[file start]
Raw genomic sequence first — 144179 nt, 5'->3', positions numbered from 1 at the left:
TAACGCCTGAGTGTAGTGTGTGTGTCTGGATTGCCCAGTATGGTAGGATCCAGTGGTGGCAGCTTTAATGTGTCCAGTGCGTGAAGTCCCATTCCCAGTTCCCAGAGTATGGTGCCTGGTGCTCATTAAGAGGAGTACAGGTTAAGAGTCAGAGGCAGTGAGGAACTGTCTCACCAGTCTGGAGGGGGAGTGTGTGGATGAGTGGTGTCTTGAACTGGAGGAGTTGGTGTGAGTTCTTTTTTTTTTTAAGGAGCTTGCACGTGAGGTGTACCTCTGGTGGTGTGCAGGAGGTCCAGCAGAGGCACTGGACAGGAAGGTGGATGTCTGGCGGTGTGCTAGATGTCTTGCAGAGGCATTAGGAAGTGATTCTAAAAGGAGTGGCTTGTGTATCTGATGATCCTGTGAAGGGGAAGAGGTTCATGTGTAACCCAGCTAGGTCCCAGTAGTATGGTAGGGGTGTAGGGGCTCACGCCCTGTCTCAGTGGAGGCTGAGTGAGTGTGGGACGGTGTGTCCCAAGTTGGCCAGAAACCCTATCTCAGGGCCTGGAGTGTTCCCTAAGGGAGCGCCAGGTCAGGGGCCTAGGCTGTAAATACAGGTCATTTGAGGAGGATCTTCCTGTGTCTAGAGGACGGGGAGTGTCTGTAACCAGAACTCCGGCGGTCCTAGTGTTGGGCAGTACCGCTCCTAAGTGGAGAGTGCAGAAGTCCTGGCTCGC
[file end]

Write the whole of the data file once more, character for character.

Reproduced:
Raw genomic sequence first — 144179 nt, 5'->3', positions numbered from 1 at the left:
TAACGCCTGAGTGTAGTGTGTGTGTCTGGATTGCCCAGTATGGTAGGATCCAGTGGTGGCAGCTTTAATGTGTCCAGTGCGTGAAGTCCCATTCCCAGTTCCCAGAGTATGGTGCCTGGTGCTCATTAAGAGGAGTACAGGTTAAGAGTCAGAGGCAGTGAGGAACTGTCTCACCAGTCTGGAGGGGGAGTGTGTGGATGAGTGGTGTCTTGAACTGGAGGAGTTGGTGTGAGTTCTTTTTTTTTTTAAGGAGCTTGCACGTGAGGTGTACCTCTGGTGGTGTGCAGGAGGTCCAGCAGAGGCACTGGACAGGAAGGTGGATGTCTGGCGGTGTGCTAGATGTCTTGCAGAGGCATTAGGAAGTGATTCTAAAAGGAGTGGCTTGTGTATCTGATGATCCTGTGAAGGGGAAGAGGTTCATGTGTAACCCAGCTAGGTCCCAGTAGTATGGTAGGGGTGTAGGGGCTCACGCCCTGTCTCAGTGGAGGCTGAGTGAGTGTGGGACGGTGTGTCCCAAGTTGGCCAGAAACCCTATCTCAGGGCCTGGAGTGTTCCCTAAGGGAGCGCCAGGTCAGGGGCCTAGGCTGTAAATACAGGTCATTTGAGGAGGATCTTCCTGTGTCTAGAGGACGGGGAGTGTCTGTAACCAGAACTCCGGCGGTCCTAGTGTTGGGCAGTACCGCTCCTAAGTGGAGAGTGCAGAAGTCCTGGCTCGC